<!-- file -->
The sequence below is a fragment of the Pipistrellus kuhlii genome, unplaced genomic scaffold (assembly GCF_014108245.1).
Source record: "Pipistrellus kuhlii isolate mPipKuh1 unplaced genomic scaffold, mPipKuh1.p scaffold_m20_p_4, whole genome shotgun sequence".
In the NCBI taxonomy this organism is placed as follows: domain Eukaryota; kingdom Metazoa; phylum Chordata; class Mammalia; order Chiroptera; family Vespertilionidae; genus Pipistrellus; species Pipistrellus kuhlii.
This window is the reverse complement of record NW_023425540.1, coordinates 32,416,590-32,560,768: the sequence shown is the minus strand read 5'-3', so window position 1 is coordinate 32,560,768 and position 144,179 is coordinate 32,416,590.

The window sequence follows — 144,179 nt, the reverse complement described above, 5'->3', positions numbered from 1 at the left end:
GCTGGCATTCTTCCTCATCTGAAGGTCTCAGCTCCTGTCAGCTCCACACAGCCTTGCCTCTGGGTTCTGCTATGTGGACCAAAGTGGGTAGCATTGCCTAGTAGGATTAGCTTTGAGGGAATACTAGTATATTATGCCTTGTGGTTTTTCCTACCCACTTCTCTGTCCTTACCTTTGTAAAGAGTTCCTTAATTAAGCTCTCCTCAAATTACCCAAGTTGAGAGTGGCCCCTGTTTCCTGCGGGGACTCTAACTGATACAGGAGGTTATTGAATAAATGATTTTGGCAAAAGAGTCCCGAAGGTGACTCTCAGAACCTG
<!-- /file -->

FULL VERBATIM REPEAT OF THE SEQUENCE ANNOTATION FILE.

The sequence below is a fragment of the Pipistrellus kuhlii genome, unplaced genomic scaffold (assembly GCF_014108245.1).
Source record: "Pipistrellus kuhlii isolate mPipKuh1 unplaced genomic scaffold, mPipKuh1.p scaffold_m20_p_4, whole genome shotgun sequence".
In the NCBI taxonomy this organism is placed as follows: domain Eukaryota; kingdom Metazoa; phylum Chordata; class Mammalia; order Chiroptera; family Vespertilionidae; genus Pipistrellus; species Pipistrellus kuhlii.
This window is the reverse complement of record NW_023425540.1, coordinates 32,416,590-32,560,768: the sequence shown is the minus strand read 5'-3', so window position 1 is coordinate 32,560,768 and position 144,179 is coordinate 32,416,590.

The window sequence follows — 144,179 nt, the reverse complement described above, 5'->3', positions numbered from 1 at the left end:
GCTGGCATTCTTCCTCATCTGAAGGTCTCAGCTCCTGTCAGCTCCACACAGCCTTGCCTCTGGGTTCTGCTATGTGGACCAAAGTGGGTAGCATTGCCTAGTAGGATTAGCTTTGAGGGAATACTAGTATATTATGCCTTGTGGTTTTTCCTACCCACTTCTCTGTCCTTACCTTTGTAAAGAGTTCCTTAATTAAGCTCTCCTCAAATTACCCAAGTTGAGAGTGGCCCCTGTTTCCTGCGGGGACTCTAACTGATACAGGAGGTTATTGAATAAATGATTTTGGCAAAAGAGTCCCGAAGGTGACTCTCAGAACCTG